Top tips for starting your own business

With youth unemployment at record highs, one way for young people to get a job is to start their own business.

Instead of waiting for someone else to hire you, why not set up a company and employ yourself?

But how do you launch a business during an economic downturn?

LESSON 1: HARD TIMES ARE GOOD TIMES TO START A BUSINESS

The way the start-up entrepreneurs tell it, it is tricky to start a business at any time – not just during a recession – but their particular business idea is so niche, so focussed, and so special that they shrug off the gloom and just get on with it.

The upside of starting a business during a downturn is that things can only get better as the economic climate improves, and you will have learnt an awful lot in the difficult times that you can use in the easier ones.

Steve Barnes of the start-up internet fast food delivery service Appetise.com says he has only known economic gloom, but that has not stopped him.

“I don’t know what a boom feels like, to be honest. I don’t really know what to expect.

“When you’ve got such a small start-up business I don’t think it is really going to be affected at all. There’s plenty of opportunities in a recession.”

But what should your business actually do?

LESSON 2: FOCUS ON THE IDEAS STARING YOU IN THE FACE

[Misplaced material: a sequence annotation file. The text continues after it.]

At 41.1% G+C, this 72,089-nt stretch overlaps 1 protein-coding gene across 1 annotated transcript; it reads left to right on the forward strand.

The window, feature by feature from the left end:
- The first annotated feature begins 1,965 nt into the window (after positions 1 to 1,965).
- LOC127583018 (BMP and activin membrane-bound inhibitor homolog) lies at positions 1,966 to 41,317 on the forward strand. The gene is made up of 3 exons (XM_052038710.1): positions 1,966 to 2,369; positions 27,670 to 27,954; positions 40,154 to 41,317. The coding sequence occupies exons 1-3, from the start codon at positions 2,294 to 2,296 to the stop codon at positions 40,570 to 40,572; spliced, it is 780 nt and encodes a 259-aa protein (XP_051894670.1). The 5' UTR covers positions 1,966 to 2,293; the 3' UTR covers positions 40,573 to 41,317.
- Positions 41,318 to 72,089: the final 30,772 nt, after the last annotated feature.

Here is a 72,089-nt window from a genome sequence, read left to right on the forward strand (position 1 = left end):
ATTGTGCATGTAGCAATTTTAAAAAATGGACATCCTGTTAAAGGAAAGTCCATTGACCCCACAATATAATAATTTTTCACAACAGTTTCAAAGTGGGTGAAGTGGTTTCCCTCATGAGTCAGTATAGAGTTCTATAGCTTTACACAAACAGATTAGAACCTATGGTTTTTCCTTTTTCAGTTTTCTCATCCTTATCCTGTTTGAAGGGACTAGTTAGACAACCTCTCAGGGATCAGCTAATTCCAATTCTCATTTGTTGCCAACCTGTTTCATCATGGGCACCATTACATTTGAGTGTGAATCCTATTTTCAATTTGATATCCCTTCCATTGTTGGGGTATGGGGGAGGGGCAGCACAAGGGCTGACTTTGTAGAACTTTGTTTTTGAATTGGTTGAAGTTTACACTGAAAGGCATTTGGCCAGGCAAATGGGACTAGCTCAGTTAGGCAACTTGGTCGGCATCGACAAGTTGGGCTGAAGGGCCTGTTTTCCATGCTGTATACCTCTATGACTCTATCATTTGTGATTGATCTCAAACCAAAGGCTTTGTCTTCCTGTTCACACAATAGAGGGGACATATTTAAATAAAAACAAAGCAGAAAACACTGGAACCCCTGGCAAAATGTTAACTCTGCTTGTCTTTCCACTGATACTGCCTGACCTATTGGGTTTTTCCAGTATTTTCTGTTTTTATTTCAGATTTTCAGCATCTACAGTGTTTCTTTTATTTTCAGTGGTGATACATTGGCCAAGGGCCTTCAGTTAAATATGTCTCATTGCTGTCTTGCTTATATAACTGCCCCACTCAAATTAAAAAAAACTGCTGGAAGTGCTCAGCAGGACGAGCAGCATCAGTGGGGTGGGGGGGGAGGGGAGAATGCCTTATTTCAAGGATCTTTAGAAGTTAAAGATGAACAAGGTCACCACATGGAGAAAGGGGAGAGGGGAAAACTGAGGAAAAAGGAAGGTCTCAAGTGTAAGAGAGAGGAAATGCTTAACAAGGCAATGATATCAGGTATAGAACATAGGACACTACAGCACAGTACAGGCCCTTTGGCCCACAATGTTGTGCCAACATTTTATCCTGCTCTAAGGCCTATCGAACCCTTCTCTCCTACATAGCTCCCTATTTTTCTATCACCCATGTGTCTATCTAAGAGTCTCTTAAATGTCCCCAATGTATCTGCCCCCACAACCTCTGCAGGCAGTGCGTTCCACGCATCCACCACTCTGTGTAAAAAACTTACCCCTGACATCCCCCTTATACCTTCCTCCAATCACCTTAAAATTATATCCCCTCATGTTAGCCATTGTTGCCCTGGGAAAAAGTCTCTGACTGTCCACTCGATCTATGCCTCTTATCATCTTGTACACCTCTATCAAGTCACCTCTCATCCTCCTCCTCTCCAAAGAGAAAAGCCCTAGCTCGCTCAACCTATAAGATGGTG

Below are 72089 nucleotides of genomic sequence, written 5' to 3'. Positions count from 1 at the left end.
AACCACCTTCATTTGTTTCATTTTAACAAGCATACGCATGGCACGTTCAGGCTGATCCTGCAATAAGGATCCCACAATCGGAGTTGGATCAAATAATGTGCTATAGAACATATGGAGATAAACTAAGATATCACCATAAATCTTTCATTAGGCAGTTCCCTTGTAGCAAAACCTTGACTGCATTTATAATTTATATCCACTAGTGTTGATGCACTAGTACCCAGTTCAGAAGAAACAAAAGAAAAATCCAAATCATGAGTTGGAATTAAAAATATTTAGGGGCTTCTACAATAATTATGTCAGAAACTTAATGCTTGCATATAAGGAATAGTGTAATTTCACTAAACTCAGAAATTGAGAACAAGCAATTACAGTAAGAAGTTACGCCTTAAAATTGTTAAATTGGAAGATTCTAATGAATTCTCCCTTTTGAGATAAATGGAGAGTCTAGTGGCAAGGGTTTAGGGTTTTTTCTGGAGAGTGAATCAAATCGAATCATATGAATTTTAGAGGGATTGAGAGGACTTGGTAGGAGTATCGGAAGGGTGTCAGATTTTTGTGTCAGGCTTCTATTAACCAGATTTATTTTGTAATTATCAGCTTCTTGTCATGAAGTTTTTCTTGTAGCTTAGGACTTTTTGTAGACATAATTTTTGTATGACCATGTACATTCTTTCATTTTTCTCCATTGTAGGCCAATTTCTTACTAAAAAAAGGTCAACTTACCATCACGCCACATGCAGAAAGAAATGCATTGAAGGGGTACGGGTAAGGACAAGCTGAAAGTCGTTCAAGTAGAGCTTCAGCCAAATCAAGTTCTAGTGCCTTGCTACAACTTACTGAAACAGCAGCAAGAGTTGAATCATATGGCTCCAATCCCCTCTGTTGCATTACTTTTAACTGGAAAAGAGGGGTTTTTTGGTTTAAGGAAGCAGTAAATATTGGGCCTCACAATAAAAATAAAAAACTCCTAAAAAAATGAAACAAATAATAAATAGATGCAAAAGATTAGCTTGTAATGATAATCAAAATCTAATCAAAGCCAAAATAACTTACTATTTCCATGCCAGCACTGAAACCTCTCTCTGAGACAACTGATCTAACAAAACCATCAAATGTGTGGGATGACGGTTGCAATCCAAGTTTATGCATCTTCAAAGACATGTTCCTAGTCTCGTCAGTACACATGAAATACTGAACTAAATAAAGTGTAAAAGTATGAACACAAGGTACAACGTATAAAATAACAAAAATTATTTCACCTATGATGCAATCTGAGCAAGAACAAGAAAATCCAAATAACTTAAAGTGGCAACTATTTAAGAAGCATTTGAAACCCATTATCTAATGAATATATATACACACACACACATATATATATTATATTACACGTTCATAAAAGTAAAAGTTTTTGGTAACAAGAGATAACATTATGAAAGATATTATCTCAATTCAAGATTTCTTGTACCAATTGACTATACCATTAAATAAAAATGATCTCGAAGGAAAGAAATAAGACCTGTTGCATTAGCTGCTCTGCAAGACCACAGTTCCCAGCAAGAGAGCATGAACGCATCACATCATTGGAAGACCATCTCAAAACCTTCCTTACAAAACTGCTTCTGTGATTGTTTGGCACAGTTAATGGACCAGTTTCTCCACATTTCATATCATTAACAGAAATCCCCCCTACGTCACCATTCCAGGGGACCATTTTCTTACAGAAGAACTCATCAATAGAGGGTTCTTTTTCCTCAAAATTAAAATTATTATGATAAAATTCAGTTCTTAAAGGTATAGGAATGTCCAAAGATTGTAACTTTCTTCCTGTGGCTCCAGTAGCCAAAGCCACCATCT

Lots of people go about finding their niche by using business school tools such as market analysis or sector research. Clever, but remote.

Why not start a business based on a need you yourself have, that is not properly addressed by existing suppliers?

You experience the gap in the marketplace, and you fill it: easy-peasy.

University campuses are full of ideas for businesses. For example, David Langer was at Oxford University when he co-founded Group Spaces.

It started as a service for Oxford University clubs, and is designed to make life easy for secretaries and treasurers trying to do admin for clubs, societies, and hobby groups.

Group Spaces now has two million users worldwide, helping club administrators in more than 100 countries.
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It was purely to solve a problem that we had as students”

Steve Barnes Co-founder, Appetise.com

The company employs 10 people, working near East London’s start-up hub Silicon Roundabout and has recently raised £1m ($1.54m) in investment.

The fast-food delivery service Appetise.com was an idea borne by students from Warwick University which has now gone UK-wide.

“It was purely to solve a problem that we had as students,” says co-founder Steve Barnes.

“Trying to order a take-away, we used to order in groups of 10 or 20 people and trying to organise that over the telephone is a bit of a nightmare.

“Whereas now everyone can sit down individually at the computer, place their order and then submit it all in one order and it’s very easy to see an itemised bill to see who owes what.”

Keep it simple, and answer an in-your-face need.

If you have got the need, and the idea, then come the operational problems – but even they are less daunting than they used to be.

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